In the whole range of history there is no more striking contrast than that of the Apostolic churches with the heathenism around them. They had shortcomings enough, it is true, and divisions and scandals not a few, for even apostolic times were no golden age of purity and primitive simplicity. Yet we can see that their fullness of life, and hope, and promise for the future, were a new sort of power in the world. Within their own limits they had solved almost by the way the social problem which baffled Rome, and baffles Europe still. They had lifted woman to her rightful place, restored the dignity of labor, abolished beggary, and drawn the sting of slavery. The secret of the revolution is that the selfishness of race and class were forgotten in the Supper of the Lord, and a new basis for society found in love of the visible image of God in men for whom Christ died (Henry Gwatkin).
Reference: Early Church History to A.D. 312, P. 1909.
Men may reform, but they cannot regenerate themselves. Men may give up their crimes and their vices, but they cannot, by their own strength, give up their sins. Can the Ethiopian change his skin? No. Can the leopard eliminate his spots? Regeneration is the great change which God works in the soul when He brings it into life, when He raises it from the death of sin to the life of righteousness. It is the change wrought when the love of the world is changed into the love of God; when pride is dethroned and humility enthroned; when passion is changed into meekness; when hatred, envy, and malice are changed into a sincere and tender love for all mankind. It is the change whereby the earthly, sensual, devilish mind is turned into the mind that was in Christ. The new birth is not the old nature altered, reformed, or reinvigorated, but a being born from above (Robert Lee).
Reference: Baptist Cameos.
O let us never forget; that the wonderful things contained in the divine law can neither be discovered nor relished by the “natural man,” whose powers of perception and enjoyment are limited in their range to the objects of time and sense. It is the divine Spirit alone who can lighten the darkness of our sinful state, and who can enable us to perceive the glory, the harmony, and moral loveliness which everywhere shine forth in the pages of revealed truth (John Morison).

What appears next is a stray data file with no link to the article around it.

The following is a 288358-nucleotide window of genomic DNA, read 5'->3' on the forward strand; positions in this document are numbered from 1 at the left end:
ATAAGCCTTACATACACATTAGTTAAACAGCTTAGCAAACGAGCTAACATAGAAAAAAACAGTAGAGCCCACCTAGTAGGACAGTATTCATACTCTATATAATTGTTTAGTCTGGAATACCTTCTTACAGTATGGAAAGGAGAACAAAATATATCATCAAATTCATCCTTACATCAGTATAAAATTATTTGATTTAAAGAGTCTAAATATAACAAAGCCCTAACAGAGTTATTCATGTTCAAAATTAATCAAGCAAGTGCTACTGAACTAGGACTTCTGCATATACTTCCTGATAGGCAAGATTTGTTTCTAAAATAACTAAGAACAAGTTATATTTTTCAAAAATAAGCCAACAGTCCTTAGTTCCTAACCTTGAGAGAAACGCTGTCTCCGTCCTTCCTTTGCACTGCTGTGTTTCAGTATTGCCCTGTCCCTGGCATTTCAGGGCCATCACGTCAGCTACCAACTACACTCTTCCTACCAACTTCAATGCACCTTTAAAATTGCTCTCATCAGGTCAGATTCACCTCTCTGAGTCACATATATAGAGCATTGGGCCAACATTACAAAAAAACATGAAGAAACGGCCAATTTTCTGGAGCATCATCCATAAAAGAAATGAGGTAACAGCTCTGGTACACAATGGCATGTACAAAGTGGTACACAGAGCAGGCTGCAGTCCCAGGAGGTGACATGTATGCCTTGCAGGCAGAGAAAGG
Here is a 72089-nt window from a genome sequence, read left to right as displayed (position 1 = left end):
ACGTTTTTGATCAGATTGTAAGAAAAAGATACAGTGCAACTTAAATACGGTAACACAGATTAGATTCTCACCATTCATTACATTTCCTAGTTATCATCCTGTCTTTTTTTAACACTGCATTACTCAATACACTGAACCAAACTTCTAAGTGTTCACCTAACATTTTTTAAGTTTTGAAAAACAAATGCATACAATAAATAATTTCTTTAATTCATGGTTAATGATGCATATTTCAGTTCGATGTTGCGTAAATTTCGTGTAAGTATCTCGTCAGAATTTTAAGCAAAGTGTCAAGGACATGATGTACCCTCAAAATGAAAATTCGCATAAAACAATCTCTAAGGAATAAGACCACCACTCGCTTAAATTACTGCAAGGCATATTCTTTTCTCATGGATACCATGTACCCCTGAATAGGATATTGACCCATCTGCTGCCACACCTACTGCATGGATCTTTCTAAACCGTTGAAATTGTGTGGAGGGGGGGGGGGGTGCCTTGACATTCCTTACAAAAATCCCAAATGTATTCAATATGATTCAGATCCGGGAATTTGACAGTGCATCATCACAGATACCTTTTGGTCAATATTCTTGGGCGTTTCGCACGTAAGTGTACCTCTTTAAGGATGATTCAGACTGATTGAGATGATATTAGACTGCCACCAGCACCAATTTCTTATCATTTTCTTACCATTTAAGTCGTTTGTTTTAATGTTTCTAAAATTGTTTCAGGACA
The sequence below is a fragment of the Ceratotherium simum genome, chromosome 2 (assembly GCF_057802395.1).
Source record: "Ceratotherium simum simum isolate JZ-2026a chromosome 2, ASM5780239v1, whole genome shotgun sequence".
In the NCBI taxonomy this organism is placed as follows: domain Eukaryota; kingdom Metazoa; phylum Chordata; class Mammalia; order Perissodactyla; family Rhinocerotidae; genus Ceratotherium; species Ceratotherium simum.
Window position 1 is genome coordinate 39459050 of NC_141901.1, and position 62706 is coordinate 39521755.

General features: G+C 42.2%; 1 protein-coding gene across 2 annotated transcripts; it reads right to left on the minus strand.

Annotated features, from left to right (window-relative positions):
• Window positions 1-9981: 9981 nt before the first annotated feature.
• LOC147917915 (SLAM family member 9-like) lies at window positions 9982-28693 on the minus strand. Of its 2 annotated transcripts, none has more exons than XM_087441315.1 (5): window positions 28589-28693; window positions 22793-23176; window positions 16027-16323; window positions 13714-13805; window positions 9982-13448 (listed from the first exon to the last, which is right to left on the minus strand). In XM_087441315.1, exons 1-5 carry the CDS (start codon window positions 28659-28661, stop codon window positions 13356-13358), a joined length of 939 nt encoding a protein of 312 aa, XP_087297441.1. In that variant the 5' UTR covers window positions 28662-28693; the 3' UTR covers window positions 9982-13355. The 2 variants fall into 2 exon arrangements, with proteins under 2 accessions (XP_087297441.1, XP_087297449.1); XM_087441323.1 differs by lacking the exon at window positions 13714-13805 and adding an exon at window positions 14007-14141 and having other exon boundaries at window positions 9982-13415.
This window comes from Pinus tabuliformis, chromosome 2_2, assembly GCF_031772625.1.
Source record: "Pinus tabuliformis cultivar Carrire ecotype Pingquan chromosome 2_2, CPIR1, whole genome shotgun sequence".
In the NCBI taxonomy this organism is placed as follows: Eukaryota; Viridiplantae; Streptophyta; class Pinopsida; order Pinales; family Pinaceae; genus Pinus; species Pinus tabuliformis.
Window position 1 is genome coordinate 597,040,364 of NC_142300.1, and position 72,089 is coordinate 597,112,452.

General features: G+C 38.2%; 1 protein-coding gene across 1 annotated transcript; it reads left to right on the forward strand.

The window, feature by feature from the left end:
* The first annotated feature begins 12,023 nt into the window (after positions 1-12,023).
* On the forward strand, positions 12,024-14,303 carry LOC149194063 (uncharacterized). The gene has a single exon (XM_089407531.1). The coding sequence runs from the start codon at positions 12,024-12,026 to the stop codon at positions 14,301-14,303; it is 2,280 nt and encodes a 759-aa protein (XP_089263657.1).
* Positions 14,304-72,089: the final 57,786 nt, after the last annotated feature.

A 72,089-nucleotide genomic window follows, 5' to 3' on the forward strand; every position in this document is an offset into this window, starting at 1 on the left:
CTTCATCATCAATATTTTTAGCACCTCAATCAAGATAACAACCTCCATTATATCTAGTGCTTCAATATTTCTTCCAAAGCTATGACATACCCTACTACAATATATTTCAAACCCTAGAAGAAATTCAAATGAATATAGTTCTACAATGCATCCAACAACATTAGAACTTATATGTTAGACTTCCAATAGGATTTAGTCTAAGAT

There is a difference of viewpoint between the Christian and the nonChristian, between the man who has been renewed by the Spirit of God and the man who has not. That difference in viewpoint has a vital bearing upon the question of the clarity of the Scriptures. The spiritual man has, through his regeneration, a basis for comprehension which the natural man lacks. Given equal mental gifts and powers, therefore, the spiritual man has a key, as it were, which the other lacks to unlock the meaning of biblical statements (Paul Woolley).
Reference: The Relevancy of Scripture in The Infallible Word, edited by N.B. Stonehouse and Paul Woolley, P&R, 1978, p. 201-202, Used by Permission.
1. The altar call is simply and completely absent from the pages of the New Testament. 2. The altar call is historically absent until the 19th century, and its use at that time (via Charles Finney) was directly based upon bad theology and a man-centered, manipulative methodology. 3. The altar call very easily confuses the physical act of “coming forward” with the spiritual act of “coming to Christ.” These two can happen simultaneously, but too often people believe that coming to Christ is going forward (and vice-versa). 4. The altar call can easily deceive people about the reality of their spiritual state and the biblical basis for assurance. The Bible never offers us assurance on the ground that we “went forward.” 5. The altar call partially replaces baptism as the means of public profession of faith. 6. The altar call can mislead us to think that salvation (or any official response to God’s Word) happens primarily on Sundays, only at the end of the service, and only “up front.” 7. The altar call can confuse people regarding “sacred” things and “sacred” places, as the name “altar call” suggests. 8. The altar call is not sensitive to our cautious and relational age where most people come to faith over a period of time and often with the interaction of a good friend. 9. The altar call is often seen as “the most important part of the service”, and this de-emphasizes the truly more important parts of corporate worship which God has prescribed (preaching, prayer, fellowship, singing). 10. God is glorified to powerfully bless the things He has prescribed (preaching, prayer, fellowship, singing), not the things we have invented. We should always be leery of adding to God’s prescriptions for His corporate worship (Ryan Kelly).
Reference: Desert Springs Church, Sermon, Used by Permission.